Boost to the property market
 
The Budapest property market could not only be significantly impacted if the city wins the right to host the Games, but the application itself could produce a positive yield. Budapest is at present behind Prague in terms of popularity as a tourist destination, so making people more aware of the city could do the domestic property market some good. After all, by submitting the application the city can attract the attention of the world press, which for a city of such size counts a great deal more than in the case of major cities such as Rome, Paris or Los Angeles, which are already much better known. Immediately before the final vote, however, even greater attention could be directed at the Budapest application, which could arouse the interest of more tourists or companies in our country. 
 
If Budapest actually does win the right to host the Olympics, the infrastructure and property developments associated with this could significantly transform the appearance of the capital. Certain areas could be given opportunities, and be renovated, which were previously in an extremely dilapidated condition. The northern part of Csepel Island is at present the largest interconnected area of non-built-up land in the capital, so it has many advantageous features. There have previously been ideas on how the land should be utilised, for instance, at one time there were plans to assign this as Budapest’s high-rise belt. The area on the Pest side of the Danube has likewise been waiting for an answer for a long time, where the Duna City project was imagined in 2005, and for which a prospectus was produced for investors in 2009, at the time of the crisis, but then nothing came of the plans. 

Not only the areas mentioned and the sites hosting the Games may benefit directly from the Olympics, the change may also have a positive influence on the property market in neighbouring locations, for instance, interest in Csepel, or districts 9 or 21 may be enlivened.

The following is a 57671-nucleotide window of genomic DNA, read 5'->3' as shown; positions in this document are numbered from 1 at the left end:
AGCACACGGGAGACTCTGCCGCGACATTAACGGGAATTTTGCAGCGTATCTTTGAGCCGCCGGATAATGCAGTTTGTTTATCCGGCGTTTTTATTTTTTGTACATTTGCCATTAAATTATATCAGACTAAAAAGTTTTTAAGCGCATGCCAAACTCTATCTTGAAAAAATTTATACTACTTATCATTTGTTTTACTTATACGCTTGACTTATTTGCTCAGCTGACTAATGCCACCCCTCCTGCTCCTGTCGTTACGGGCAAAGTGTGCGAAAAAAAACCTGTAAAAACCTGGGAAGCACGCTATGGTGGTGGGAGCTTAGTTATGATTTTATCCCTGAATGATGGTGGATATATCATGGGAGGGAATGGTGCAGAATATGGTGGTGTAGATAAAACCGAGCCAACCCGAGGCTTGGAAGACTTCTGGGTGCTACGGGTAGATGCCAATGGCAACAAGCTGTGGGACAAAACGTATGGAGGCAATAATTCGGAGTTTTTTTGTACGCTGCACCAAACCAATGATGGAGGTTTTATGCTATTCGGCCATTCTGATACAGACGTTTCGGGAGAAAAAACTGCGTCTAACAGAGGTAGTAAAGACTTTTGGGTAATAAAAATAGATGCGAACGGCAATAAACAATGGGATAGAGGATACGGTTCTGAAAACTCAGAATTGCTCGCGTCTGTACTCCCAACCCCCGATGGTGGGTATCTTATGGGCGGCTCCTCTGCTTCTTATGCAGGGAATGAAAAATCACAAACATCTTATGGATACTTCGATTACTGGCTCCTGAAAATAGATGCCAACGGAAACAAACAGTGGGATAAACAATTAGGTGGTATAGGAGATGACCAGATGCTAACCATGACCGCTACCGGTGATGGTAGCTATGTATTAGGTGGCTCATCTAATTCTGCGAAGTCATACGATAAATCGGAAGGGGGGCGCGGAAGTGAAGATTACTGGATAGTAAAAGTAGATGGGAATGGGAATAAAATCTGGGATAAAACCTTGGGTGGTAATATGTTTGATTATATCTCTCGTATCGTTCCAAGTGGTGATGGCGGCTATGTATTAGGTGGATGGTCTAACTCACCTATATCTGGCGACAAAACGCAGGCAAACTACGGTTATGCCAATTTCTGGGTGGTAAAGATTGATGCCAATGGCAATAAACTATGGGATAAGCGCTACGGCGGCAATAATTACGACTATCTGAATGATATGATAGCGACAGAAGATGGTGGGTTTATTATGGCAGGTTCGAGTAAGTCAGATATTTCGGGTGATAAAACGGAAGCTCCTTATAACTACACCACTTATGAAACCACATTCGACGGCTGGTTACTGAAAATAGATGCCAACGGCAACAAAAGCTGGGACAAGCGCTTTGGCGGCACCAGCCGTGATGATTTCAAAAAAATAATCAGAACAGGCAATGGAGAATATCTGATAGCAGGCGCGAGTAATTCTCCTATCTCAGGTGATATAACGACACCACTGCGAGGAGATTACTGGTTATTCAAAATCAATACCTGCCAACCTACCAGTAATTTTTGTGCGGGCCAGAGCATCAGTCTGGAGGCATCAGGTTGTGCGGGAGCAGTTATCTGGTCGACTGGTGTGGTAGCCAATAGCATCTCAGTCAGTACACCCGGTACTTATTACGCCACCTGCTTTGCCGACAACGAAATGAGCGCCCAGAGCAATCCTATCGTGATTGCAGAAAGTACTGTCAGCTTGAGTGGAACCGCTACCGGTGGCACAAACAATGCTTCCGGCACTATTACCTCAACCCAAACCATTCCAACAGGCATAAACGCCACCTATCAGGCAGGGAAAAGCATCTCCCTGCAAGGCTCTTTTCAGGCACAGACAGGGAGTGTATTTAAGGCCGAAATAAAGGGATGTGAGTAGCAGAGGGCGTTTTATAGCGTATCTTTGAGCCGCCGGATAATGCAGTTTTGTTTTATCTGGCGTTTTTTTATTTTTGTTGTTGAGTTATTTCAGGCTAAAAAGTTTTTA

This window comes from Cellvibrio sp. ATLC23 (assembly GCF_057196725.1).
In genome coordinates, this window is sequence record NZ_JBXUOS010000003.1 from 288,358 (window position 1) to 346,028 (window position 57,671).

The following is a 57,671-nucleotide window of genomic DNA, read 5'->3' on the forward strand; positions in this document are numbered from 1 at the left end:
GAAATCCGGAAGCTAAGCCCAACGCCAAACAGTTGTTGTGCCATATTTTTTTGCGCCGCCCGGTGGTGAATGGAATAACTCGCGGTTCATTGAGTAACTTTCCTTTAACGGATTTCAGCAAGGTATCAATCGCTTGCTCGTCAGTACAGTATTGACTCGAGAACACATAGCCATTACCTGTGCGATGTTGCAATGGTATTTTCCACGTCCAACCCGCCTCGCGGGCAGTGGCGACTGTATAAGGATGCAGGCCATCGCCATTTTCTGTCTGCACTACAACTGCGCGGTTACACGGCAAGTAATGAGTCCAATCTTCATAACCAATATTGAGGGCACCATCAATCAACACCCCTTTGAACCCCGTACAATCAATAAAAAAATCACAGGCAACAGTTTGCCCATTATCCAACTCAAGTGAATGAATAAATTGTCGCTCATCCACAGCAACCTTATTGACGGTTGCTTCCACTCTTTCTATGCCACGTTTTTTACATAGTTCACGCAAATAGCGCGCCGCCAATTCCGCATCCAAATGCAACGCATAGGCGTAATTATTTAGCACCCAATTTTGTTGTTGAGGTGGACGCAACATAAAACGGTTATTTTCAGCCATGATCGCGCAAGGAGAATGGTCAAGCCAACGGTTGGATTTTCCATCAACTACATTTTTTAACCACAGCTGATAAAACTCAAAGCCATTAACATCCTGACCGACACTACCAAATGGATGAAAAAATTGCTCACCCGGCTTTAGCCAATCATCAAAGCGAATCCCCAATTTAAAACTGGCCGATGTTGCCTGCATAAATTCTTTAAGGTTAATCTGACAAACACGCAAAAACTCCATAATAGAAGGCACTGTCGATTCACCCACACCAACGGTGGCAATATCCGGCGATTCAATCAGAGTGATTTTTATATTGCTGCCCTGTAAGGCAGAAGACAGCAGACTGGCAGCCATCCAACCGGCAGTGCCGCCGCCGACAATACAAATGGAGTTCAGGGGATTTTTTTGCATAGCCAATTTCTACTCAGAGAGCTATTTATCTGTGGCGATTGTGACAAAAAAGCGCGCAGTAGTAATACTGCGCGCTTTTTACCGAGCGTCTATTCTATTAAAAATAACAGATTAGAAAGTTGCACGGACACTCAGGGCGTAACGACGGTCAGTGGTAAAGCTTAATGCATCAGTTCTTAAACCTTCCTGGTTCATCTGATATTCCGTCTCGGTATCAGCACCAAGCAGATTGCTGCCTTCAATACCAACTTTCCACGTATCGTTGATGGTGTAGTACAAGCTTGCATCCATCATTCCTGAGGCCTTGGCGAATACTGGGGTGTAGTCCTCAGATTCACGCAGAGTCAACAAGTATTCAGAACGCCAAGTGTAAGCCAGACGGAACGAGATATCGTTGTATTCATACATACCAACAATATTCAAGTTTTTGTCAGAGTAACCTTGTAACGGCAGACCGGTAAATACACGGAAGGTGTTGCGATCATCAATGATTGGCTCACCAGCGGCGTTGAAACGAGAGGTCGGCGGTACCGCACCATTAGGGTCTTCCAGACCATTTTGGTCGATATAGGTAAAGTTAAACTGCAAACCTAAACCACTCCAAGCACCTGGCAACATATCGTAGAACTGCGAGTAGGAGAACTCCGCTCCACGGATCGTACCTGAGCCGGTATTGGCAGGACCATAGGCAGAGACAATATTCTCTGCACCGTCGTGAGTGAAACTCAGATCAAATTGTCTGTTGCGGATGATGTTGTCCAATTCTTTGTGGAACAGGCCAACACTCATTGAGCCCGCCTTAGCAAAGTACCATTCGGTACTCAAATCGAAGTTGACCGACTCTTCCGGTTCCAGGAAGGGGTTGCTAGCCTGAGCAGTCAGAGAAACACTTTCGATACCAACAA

The transforming effect of the Olympics on a city is clearly shown by the fact that during the last, 2012 London Games, a whole city section was restored with the aid of the Olympic village. The properties and residential buildings constructed for the summer Games of four years ago are already producing income for the city.
 
Do we need this? 
 
The idea of Budapest winning the right to host the 2024 Olympic Games seems far from impossible. If the associated projects can be completed on the basis of well thought-out plans which take the long-term interests of the city into consideration, without exceeding costs or missing deadlines, the Olympics could have a huge impact on the development of the city. Not only would the specific competition sites be resuscitated, but the property markets in numerous other city sections could also profit from the Games, and furthermore, the huge attention directed at Budapest would hardly leave tourism unaffected. The great opportunities are of course associated with enormous risk: certain wrongly chosen developments could do more harm than good. 
 
The greatest risk in the arrangement, however, lies in corruption, the dangers of which have also been mentioned by Balázs Fürjes, government commissioner responsible for special Budapest investments.